Money Finance News Letter exposes big business’ empty promises to ‘invest in Australia’
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Letter exposes big business’ empty promises to ‘invest in Australia’

BCA boss Jennifer Westacott would not back up vague promises with actual detail. Photo: AAP
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Ten of Australia’s biggest companies have failed to provide any detail on a vague pledge to “invest more in Australia” if the Senate passes legislation to cut the company tax rate.

On Thursday, the 10 companies, along with the Business Council of Australia, made the promise in the hope it would sway crossbench senators to pass the government’s ‘enterprise tax plan’, which would slash the tax on company profits from 30 cents in every dollar to 25 cents.

“If the Senate passes this important legislation we, as some of the nation’s largest employers, commit to invest more in Australia which will lead to employing more Australians and therefore stronger wage growth as the tax cut takes effect,” the two-sentence letter stated.

But targeted questioning by The New Daily revealed the companies in question had no specific plans to change their behaviour if taxes were lowered, and that they had in fact promised to do absolutely nothing concrete.

This means there is no guarantee a company tax cut would have any tangible effect on the lives of ordinary Australians or on the economy in general.

Currently, Pauline Hanson’s One Nation has said it will support the legislation, and independent senators Derryn Hinch and Tim Storer have indicated they may do so, meaning a tax cut is close to becoming law.

What they promised

The companies that signed the letter were BHP Billiton, Fortescue Metals, JBS Australia, MYOB, Origin Energy, Qantas, Wesfarmers, Woodside and Woolworths.

 

The New Daily asked each of the 10 companies to give concrete examples of how they would change their behaviour if tax rates were slashed.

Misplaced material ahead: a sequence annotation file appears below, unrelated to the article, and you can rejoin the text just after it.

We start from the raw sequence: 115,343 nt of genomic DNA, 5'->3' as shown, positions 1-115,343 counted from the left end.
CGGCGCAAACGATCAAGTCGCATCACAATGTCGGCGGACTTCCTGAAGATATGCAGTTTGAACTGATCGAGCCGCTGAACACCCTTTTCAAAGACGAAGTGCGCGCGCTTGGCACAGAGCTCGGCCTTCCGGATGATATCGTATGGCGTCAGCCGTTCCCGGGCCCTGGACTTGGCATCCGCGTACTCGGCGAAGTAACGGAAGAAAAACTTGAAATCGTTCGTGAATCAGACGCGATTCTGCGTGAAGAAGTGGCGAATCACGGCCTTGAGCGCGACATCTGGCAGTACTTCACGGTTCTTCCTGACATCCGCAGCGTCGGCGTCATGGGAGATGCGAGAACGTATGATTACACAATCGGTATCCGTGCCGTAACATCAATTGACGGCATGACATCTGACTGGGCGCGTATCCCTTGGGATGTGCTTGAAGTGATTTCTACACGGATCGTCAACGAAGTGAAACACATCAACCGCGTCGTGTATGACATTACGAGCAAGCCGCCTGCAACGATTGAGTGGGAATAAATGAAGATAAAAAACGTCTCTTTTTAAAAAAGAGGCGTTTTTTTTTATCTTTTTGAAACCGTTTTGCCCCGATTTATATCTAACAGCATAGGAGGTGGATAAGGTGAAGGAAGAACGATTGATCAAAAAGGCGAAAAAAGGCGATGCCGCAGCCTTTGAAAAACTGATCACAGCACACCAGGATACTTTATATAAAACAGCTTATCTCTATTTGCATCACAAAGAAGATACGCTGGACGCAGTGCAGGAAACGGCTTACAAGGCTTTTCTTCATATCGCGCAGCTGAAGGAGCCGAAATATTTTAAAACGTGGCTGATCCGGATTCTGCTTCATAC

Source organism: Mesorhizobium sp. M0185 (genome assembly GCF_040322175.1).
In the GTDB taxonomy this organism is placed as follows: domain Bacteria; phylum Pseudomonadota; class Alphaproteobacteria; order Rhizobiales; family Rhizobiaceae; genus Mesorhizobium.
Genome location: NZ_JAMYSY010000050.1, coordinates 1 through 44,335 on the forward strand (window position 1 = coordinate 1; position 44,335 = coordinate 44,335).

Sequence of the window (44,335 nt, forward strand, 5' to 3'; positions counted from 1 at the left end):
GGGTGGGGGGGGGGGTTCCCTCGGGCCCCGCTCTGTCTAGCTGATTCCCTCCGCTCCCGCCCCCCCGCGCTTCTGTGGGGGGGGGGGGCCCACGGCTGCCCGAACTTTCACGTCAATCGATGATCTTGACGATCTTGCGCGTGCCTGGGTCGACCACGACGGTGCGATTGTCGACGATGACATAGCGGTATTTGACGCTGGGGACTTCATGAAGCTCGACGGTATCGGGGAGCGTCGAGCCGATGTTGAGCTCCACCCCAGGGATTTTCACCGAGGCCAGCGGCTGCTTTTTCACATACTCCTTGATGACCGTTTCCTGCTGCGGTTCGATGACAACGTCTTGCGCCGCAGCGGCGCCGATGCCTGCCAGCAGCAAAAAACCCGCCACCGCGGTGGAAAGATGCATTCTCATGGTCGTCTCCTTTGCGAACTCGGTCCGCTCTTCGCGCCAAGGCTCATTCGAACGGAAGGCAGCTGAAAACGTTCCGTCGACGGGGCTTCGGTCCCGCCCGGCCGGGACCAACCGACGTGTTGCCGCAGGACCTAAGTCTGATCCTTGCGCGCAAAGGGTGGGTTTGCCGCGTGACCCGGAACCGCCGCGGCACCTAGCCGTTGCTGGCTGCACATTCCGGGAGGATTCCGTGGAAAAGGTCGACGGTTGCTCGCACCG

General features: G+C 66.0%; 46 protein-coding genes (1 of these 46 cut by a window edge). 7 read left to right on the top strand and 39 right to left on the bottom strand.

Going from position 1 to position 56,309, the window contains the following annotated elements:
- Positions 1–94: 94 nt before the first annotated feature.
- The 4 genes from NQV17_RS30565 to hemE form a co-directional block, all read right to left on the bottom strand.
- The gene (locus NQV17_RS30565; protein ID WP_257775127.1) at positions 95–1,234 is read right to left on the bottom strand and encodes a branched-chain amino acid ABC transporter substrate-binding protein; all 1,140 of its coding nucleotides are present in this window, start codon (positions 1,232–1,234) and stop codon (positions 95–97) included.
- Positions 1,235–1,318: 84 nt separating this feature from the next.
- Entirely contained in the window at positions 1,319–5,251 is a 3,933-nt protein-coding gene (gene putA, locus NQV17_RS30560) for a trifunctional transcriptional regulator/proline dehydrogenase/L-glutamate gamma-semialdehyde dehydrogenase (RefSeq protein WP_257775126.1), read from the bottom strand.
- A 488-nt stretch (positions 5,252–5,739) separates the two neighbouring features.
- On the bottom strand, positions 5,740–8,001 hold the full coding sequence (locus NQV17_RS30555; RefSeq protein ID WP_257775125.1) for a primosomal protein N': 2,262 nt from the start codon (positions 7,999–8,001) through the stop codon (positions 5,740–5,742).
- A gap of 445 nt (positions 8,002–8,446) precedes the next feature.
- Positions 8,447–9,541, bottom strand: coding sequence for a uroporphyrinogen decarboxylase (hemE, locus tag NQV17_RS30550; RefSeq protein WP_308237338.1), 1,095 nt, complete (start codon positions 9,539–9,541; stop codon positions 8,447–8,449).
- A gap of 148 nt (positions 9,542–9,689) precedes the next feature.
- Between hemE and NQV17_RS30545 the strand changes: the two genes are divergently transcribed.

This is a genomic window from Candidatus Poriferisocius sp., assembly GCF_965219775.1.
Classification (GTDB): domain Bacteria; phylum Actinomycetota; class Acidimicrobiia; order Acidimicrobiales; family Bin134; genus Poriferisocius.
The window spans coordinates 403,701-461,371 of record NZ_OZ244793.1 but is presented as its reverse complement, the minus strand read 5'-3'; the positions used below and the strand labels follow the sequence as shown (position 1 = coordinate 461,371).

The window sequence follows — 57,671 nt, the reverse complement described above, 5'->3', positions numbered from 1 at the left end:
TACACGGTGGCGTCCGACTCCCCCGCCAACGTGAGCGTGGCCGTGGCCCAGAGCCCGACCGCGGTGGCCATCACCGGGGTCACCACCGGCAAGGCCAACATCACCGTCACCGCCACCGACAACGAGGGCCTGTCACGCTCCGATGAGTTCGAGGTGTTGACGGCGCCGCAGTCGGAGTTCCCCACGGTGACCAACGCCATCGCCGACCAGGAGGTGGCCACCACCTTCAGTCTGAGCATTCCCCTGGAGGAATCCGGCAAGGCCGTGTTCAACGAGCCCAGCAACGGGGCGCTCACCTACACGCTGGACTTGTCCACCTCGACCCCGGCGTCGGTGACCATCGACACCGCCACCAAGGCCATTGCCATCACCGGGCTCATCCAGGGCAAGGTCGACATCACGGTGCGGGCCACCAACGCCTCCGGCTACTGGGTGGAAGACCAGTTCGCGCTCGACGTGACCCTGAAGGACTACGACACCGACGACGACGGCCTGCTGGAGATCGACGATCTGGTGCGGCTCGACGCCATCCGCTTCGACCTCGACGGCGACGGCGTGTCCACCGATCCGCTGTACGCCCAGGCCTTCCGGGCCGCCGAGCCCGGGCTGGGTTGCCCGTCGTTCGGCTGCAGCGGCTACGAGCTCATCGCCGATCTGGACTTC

The questions focused on two areas: capital expenditure and job creation. Not one could provide a satisfactory answer.

Only Qantas and Fortescue Metals provided on-the-record responses.

A Qantas spokesperson avoided the question, saying: “The Qantas Group’s commitment to keep growing jobs and investing in our people depends on the health of the Australian economy. Competitive tax rates are key to that.”

Despite reports Fortescue Metals had told One Nation’s Pauline Hanson it would re-invest all the savings from a tax cut, at 6:30pm on Thursday chief executive Elizabeth Gaines made no such commitment to The New Daily.

A seven-paragraph written response from Ms Gaines contained no firm commitment to invest in the Australian economy in any way, with only a vague statement that a reduction in corporate tax would “facilitate … investment decisions” in a Western Australian mine that is already being considered independently of any tax cuts.

Woodside, meanwhile, told The New Daily that its “current investment plans” were announced on February 14.

The remaining seven said nothing at all.

The final signatory to the letter, and the group that organised it to be written, was the Business Council of Australia – the peak body for Australia’s biggest corporations, a large chunk of which are foreign-owned multinationals.

Overseas shareholders are the only group guaranteed to benefit from a company tax cut.

The BCA claims its members pay 40 per cent of Australia’s company tax.

What is capital expenditure?

‘Capital expenditure’ refers to money spent on new equipment, property, land and so on. It’s the sort of spending intended to grow the business and, by default, the economy.

Capital expenditure and job creation are the main ways companies can use earnings to “invest in Australia”. The alternative is to return profits to shareholders, which is regarded as the opposite of investing.

Critics of the Turnbull government’s tax cuts have warned the proceeds will end up in the pockets of shareholders, most of whom are wealthier Australians or overseas investors. The letter to the Senate was an attempt to allay those concerns.

The New Daily asked the 10 companies to provide “firm and unequivocal” assurances that they intended either to increase capital expenditure or employ more Australians. Not one did so.

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